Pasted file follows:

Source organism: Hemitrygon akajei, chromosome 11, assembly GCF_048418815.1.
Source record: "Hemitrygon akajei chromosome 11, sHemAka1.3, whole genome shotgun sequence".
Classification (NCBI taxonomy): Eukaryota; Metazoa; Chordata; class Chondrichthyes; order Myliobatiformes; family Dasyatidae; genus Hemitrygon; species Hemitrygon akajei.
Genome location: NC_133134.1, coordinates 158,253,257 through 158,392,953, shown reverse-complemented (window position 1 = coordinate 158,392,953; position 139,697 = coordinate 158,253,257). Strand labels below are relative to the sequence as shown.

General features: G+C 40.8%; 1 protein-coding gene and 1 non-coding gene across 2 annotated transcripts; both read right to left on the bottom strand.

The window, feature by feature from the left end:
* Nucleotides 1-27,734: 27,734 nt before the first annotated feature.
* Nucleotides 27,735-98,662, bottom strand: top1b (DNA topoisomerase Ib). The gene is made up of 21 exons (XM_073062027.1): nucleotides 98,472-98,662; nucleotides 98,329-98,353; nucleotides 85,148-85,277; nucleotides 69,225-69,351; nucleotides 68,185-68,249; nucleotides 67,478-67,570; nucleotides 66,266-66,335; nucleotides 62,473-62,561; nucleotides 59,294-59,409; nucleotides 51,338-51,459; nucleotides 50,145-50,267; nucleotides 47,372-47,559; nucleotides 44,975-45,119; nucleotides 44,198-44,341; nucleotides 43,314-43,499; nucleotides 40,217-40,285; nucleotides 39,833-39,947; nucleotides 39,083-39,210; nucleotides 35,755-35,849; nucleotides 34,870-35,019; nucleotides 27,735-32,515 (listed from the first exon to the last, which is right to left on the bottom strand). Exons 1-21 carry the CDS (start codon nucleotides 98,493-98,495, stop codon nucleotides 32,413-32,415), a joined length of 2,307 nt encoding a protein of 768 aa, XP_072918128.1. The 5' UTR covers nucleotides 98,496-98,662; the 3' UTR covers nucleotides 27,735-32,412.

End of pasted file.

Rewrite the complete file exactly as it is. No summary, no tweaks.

Source organism: Hemitrygon akajei, chromosome 11, assembly GCF_048418815.1.
Source record: "Hemitrygon akajei chromosome 11, sHemAka1.3, whole genome shotgun sequence".
Classification (NCBI taxonomy): Eukaryota; Metazoa; Chordata; class Chondrichthyes; order Myliobatiformes; family Dasyatidae; genus Hemitrygon; species Hemitrygon akajei.
Genome location: NC_133134.1, coordinates 158,253,257 through 158,392,953, shown reverse-complemented (window position 1 = coordinate 158,392,953; position 139,697 = coordinate 158,253,257). Strand labels below are relative to the sequence as shown.

General features: G+C 40.8%; 1 protein-coding gene and 1 non-coding gene across 2 annotated transcripts; both read right to left on the bottom strand.

The window, feature by feature from the left end:
* Nucleotides 1-27,734: 27,734 nt before the first annotated feature.
* Nucleotides 27,735-98,662, bottom strand: top1b (DNA topoisomerase Ib). The gene is made up of 21 exons (XM_073062027.1): nucleotides 98,472-98,662; nucleotides 98,329-98,353; nucleotides 85,148-85,277; nucleotides 69,225-69,351; nucleotides 68,185-68,249; nucleotides 67,478-67,570; nucleotides 66,266-66,335; nucleotides 62,473-62,561; nucleotides 59,294-59,409; nucleotides 51,338-51,459; nucleotides 50,145-50,267; nucleotides 47,372-47,559; nucleotides 44,975-45,119; nucleotides 44,198-44,341; nucleotides 43,314-43,499; nucleotides 40,217-40,285; nucleotides 39,833-39,947; nucleotides 39,083-39,210; nucleotides 35,755-35,849; nucleotides 34,870-35,019; nucleotides 27,735-32,515 (listed from the first exon to the last, which is right to left on the bottom strand). Exons 1-21 carry the CDS (start codon nucleotides 98,493-98,495, stop codon nucleotides 32,413-32,415), a joined length of 2,307 nt encoding a protein of 768 aa, XP_072918128.1. The 5' UTR covers nucleotides 98,496-98,662; the 3' UTR covers nucleotides 27,735-32,412.